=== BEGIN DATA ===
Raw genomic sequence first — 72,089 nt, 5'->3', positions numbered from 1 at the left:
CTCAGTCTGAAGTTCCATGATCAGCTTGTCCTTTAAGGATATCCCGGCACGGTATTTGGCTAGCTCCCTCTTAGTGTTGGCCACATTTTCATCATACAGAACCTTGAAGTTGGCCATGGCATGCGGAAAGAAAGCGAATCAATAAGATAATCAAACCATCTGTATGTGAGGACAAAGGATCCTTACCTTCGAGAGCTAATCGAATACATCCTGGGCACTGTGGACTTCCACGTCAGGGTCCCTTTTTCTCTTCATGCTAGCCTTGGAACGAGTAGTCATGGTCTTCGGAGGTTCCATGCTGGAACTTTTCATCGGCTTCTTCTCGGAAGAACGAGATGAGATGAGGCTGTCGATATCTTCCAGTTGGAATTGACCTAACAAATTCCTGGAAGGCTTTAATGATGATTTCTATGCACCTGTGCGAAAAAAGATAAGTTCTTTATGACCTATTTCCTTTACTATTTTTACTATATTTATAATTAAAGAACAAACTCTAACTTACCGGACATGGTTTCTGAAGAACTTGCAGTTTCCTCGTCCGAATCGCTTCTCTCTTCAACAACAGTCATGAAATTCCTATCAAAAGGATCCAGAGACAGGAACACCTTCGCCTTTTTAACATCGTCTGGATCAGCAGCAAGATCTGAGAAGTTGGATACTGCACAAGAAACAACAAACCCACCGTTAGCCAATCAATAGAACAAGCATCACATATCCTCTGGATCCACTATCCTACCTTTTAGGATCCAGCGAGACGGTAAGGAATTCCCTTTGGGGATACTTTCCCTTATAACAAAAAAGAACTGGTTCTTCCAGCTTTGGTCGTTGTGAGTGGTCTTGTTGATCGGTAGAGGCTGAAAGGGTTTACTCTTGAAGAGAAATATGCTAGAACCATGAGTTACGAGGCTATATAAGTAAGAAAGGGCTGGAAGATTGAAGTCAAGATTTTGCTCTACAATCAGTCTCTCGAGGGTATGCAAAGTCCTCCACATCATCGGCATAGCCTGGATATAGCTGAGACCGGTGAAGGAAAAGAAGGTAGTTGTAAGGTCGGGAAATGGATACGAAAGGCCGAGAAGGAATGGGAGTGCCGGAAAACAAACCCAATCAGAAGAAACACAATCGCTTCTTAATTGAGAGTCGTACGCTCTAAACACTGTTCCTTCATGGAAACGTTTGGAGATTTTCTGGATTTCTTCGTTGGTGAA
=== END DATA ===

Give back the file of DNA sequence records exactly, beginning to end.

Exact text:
Raw genomic sequence first — 72,089 nt, 5'->3', positions numbered from 1 at the left:
CTCAGTCTGAAGTTCCATGATCAGCTTGTCCTTTAAGGATATCCCGGCACGGTATTTGGCTAGCTCCCTCTTAGTGTTGGCCACATTTTCATCATACAGAACCTTGAAGTTGGCCATGGCATGCGGAAAGAAAGCGAATCAATAAGATAATCAAACCATCTGTATGTGAGGACAAAGGATCCTTACCTTCGAGAGCTAATCGAATACATCCTGGGCACTGTGGACTTCCACGTCAGGGTCCCTTTTTCTCTTCATGCTAGCCTTGGAACGAGTAGTCATGGTCTTCGGAGGTTCCATGCTGGAACTTTTCATCGGCTTCTTCTCGGAAGAACGAGATGAGATGAGGCTGTCGATATCTTCCAGTTGGAATTGACCTAACAAATTCCTGGAAGGCTTTAATGATGATTTCTATGCACCTGTGCGAAAAAAGATAAGTTCTTTATGACCTATTTCCTTTACTATTTTTACTATATTTATAATTAAAGAACAAACTCTAACTTACCGGACATGGTTTCTGAAGAACTTGCAGTTTCCTCGTCCGAATCGCTTCTCTCTTCAACAACAGTCATGAAATTCCTATCAAAAGGATCCAGAGACAGGAACACCTTCGCCTTTTTAACATCGTCTGGATCAGCAGCAAGATCTGAGAAGTTGGATACTGCACAAGAAACAACAAACCCACCGTTAGCCAATCAATAGAACAAGCATCACATATCCTCTGGATCCACTATCCTACCTTTTAGGATCCAGCGAGACGGTAAGGAATTCCCTTTGGGGATACTTTCCCTTATAACAAAAAAGAACTGGTTCTTCCAGCTTTGGTCGTTGTGAGTGGTCTTGTTGATCGGTAGAGGCTGAAAGGGTTTACTCTTGAAGAGAAATATGCTAGAACCATGAGTTACGAGGCTATATAAGTAAGAAAGGGCTGGAAGATTGAAGTCAAGATTTTGCTCTACAATCAGTCTCTCGAGGGTATGCAAAGTCCTCCACATCATCGGCATAGCCTGGATATAGCTGAGACCGGTGAAGGAAAAGAAGGTAGTTGTAAGGTCGGGAAATGGATACGAAAGGCCGAGAAGGAATGGGAGTGCCGGAAAACAAACCCAATCAGAAGAAACACAATCGCTTCTTAATTGAGAGTCGTACGCTCTAAACACTGTTCCTTCATGGAAACGTTTGGAGATTTTCTGGATTTCTTCGTTGGTGAA